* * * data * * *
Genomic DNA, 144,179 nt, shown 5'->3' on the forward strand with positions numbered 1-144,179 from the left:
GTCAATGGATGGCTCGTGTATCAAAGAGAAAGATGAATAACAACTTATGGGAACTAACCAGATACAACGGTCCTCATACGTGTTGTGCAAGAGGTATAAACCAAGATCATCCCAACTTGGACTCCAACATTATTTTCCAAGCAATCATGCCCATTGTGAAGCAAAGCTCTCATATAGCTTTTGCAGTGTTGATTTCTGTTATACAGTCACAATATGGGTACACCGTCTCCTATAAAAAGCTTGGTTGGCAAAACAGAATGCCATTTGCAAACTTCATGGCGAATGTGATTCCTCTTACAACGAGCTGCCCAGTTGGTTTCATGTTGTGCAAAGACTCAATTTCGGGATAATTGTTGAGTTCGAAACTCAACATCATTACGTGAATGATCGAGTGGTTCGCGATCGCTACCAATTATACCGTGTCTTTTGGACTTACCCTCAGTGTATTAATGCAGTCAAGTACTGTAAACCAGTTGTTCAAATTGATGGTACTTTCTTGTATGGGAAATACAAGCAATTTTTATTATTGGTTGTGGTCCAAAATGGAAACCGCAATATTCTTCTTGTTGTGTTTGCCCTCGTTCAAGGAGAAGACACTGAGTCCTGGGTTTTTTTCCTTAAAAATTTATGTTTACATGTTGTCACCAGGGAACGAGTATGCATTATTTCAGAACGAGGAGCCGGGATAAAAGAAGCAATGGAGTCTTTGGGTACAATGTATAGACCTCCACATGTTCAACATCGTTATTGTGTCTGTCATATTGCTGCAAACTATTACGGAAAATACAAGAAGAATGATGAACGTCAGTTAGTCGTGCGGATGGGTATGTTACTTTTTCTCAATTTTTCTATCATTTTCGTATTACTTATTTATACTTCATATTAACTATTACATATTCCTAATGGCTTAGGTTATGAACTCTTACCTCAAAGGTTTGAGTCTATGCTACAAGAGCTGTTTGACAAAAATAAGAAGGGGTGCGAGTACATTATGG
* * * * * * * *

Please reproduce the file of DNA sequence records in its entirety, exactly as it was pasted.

Genomic DNA, 144,179 nt, shown 5'->3' on the forward strand with positions numbered 1-144,179 from the left:
GTCAATGGATGGCTCGTGTATCAAAGAGAAAGATGAATAACAACTTATGGGAACTAACCAGATACAACGGTCCTCATACGTGTTGTGCAAGAGGTATAAACCAAGATCATCCCAACTTGGACTCCAACATTATTTTCCAAGCAATCATGCCCATTGTGAAGCAAAGCTCTCATATAGCTTTTGCAGTGTTGATTTCTGTTATACAGTCACAATATGGGTACACCGTCTCCTATAAAAAGCTTGGTTGGCAAAACAGAATGCCATTTGCAAACTTCATGGCGAATGTGATTCCTCTTACAACGAGCTGCCCAGTTGGTTTCATGTTGTGCAAAGACTCAATTTCGGGATAATTGTTGAGTTCGAAACTCAACATCATTACGTGAATGATCGAGTGGTTCGCGATCGCTACCAATTATACCGTGTCTTTTGGACTTACCCTCAGTGTATTAATGCAGTCAAGTACTGTAAACCAGTTGTTCAAATTGATGGTACTTTCTTGTATGGGAAATACAAGCAATTTTTATTATTGGTTGTGGTCCAAAATGGAAACCGCAATATTCTTCTTGTTGTGTTTGCCCTCGTTCAAGGAGAAGACACTGAGTCCTGGGTTTTTTTCCTTAAAAATTTATGTTTACATGTTGTCACCAGGGAACGAGTATGCATTATTTCAGAACGAGGAGCCGGGATAAAAGAAGCAATGGAGTCTTTGGGTACAATGTATAGACCTCCACATGTTCAACATCGTTATTGTGTCTGTCATATTGCTGCAAACTATTACGGAAAATACAAGAAGAATGATGAACGTCAGTTAGTCGTGCGGATGGGTATGTTACTTTTTCTCAATTTTTCTATCATTTTCGTATTACTTATTTATACTTCATATTAACTATTACATATTCCTAATGGCTTAGGTTATGAACTCTTACCTCAAAGGTTTGAGTCTATGCTACAAGAGCTGTTTGACAAAAATAAGAAGGGGTGCGAGTACATTATGG